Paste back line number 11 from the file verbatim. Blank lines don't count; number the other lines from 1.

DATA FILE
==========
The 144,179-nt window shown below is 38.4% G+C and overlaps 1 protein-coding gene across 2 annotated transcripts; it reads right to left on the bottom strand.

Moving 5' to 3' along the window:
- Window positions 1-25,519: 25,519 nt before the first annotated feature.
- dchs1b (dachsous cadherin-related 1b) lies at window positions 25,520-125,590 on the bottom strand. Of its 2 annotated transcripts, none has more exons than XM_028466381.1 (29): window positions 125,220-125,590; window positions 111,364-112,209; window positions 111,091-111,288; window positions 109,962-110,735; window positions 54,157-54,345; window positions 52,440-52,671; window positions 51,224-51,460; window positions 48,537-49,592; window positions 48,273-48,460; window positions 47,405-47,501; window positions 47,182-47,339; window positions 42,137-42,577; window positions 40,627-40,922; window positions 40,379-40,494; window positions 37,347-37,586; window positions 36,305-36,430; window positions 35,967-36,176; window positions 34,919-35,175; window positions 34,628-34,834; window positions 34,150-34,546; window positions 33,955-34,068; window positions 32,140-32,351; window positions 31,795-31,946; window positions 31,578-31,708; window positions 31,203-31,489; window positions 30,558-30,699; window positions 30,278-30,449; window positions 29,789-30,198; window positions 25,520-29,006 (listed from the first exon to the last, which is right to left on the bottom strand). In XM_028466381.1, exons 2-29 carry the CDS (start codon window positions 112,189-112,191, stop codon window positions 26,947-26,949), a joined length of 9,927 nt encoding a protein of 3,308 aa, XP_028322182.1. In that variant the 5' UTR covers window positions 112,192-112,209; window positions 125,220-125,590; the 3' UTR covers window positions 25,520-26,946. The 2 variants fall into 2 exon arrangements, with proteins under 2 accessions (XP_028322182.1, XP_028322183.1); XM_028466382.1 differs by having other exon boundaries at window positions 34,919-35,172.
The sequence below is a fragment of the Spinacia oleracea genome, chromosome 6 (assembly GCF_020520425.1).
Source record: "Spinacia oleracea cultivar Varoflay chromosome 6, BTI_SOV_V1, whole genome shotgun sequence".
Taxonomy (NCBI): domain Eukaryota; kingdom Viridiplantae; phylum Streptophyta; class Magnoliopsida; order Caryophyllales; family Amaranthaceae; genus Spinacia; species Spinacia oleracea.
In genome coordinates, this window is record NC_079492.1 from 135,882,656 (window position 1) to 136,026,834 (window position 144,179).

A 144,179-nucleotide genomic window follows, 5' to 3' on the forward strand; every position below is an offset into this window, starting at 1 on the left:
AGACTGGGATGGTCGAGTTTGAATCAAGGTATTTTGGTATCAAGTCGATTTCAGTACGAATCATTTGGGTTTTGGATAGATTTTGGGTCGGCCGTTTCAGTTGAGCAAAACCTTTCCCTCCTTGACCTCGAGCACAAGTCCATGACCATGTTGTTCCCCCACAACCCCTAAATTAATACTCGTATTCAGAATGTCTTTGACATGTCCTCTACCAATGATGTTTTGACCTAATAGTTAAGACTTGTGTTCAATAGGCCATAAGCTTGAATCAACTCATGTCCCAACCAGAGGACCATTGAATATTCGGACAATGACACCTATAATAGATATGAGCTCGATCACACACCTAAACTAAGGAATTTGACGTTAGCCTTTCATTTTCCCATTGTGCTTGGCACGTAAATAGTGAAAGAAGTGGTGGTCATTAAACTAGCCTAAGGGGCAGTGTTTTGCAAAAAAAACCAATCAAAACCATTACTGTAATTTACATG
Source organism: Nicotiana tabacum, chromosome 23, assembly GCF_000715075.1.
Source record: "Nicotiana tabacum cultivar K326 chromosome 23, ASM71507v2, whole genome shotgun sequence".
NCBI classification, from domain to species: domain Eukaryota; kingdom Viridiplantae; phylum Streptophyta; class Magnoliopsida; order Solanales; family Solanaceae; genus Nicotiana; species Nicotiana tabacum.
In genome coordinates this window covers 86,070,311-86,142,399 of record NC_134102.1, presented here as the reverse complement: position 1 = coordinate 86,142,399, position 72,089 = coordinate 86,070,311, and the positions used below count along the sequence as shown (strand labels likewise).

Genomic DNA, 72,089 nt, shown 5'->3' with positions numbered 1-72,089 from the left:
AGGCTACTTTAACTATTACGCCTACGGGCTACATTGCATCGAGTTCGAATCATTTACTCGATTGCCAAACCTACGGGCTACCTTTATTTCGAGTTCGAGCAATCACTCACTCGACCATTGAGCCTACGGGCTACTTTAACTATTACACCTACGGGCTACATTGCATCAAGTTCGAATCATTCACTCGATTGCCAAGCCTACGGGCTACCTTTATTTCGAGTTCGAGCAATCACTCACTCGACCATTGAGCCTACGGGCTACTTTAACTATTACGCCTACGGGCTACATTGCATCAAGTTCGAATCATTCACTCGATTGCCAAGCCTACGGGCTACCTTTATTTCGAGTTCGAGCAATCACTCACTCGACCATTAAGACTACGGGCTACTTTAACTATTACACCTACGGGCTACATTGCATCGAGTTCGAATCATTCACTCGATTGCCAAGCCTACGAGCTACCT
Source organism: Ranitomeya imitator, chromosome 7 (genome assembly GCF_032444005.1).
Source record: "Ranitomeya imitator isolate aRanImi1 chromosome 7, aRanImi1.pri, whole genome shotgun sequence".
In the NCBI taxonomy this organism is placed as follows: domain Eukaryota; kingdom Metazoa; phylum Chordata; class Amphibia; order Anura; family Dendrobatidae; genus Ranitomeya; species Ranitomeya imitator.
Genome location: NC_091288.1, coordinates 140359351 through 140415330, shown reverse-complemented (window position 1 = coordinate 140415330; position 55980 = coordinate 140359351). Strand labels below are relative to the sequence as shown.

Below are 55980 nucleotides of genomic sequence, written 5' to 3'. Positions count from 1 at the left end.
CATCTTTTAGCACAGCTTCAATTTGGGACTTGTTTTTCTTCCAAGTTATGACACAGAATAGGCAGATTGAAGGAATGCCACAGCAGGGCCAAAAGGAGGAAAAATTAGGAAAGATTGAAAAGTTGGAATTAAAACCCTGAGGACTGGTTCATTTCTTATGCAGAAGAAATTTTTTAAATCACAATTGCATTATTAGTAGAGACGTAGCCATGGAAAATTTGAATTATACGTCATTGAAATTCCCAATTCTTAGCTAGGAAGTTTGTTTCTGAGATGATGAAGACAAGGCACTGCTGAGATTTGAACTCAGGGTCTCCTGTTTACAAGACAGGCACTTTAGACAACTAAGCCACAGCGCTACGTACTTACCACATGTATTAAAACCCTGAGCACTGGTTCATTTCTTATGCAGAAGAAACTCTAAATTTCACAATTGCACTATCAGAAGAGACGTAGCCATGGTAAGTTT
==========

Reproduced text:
Source organism: Nicotiana tabacum, chromosome 23, assembly GCF_000715075.1.